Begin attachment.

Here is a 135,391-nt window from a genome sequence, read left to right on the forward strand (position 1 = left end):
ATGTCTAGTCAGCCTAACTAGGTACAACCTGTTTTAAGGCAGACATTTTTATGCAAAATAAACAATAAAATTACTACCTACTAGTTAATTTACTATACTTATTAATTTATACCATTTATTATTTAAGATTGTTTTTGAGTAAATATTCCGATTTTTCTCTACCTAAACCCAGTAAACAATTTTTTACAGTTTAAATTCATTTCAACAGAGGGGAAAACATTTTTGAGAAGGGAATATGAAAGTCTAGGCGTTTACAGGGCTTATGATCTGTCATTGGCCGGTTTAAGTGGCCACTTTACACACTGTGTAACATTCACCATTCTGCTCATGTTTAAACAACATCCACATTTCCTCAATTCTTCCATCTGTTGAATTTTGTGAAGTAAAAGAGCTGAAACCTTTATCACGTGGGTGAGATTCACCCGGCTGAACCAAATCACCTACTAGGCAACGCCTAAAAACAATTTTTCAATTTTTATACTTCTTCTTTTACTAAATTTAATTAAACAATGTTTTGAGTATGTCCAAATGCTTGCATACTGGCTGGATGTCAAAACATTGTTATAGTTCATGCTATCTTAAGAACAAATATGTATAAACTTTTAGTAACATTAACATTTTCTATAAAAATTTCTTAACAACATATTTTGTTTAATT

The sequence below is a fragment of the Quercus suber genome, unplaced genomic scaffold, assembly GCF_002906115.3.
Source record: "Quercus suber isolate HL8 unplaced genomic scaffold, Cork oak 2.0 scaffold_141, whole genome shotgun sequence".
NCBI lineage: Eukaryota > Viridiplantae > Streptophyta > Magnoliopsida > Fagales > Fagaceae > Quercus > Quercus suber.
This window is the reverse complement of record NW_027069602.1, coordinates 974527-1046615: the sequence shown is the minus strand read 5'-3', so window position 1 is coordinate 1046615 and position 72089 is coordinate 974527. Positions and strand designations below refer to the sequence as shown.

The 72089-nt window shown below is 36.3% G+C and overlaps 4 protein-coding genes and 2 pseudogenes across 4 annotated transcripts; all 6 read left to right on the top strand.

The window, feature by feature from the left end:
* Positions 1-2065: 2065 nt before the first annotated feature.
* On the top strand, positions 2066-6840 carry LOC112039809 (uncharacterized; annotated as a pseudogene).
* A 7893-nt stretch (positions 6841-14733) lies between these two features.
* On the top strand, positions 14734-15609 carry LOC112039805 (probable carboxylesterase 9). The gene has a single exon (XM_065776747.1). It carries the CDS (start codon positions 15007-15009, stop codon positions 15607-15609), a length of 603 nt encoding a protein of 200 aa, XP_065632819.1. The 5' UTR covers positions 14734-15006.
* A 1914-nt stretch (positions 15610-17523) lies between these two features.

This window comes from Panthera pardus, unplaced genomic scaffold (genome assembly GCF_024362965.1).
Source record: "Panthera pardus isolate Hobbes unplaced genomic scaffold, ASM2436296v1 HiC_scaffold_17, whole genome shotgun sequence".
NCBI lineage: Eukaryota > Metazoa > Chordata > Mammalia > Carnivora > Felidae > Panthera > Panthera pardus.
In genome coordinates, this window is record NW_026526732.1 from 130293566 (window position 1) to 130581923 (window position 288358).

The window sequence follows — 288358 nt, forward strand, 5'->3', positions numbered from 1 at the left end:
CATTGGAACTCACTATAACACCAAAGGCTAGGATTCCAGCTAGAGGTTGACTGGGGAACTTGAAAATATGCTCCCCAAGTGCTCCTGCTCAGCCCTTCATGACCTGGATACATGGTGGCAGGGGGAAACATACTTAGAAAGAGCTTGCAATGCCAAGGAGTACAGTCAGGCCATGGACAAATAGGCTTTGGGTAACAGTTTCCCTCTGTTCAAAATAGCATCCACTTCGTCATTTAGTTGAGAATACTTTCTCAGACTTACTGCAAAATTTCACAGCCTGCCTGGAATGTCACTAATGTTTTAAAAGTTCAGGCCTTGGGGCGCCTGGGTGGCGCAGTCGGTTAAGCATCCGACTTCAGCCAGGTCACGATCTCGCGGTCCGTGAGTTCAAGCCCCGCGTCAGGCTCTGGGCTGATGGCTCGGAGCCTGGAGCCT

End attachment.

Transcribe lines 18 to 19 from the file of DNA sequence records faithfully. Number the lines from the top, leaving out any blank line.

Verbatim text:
The window sequence follows — 288358 nt, forward strand, 5'->3', positions numbered from 1 at the left end:
CATTGGAACTCACTATAACACCAAAGGCTAGGATTCCAGCTAGAGGTTGACTGGGGAACTTGAAAATATGCTCCCCAAGTGCTCCTGCTCAGCCCTTCATGACCTGGATACATGGTGGCAGGGGGAAACATACTTAGAAAGAGCTTGCAATGCCAAGGAGTACAGTCAGGCCATGGACAAATAGGCTTTGGGTAACAGTTTCCCTCTGTTCAAAATAGCATCCACTTCGTCATTTAGTTGAGAATACTTTCTCAGACTTACTGCAAAATTTCACAGCCTGCCTGGAATGTCACTAATGTTTTAAAAGTTCAGGCCTTGGGGCGCCTGGGTGGCGCAGTCGGTTAAGCATCCGACTTCAGCCAGGTCACGATCTCGCGGTCCGTGAGTTCAAGCCCCGCGTCAGGCTCTGGGCTGATGGCTCGGAGCCTGGAGCCT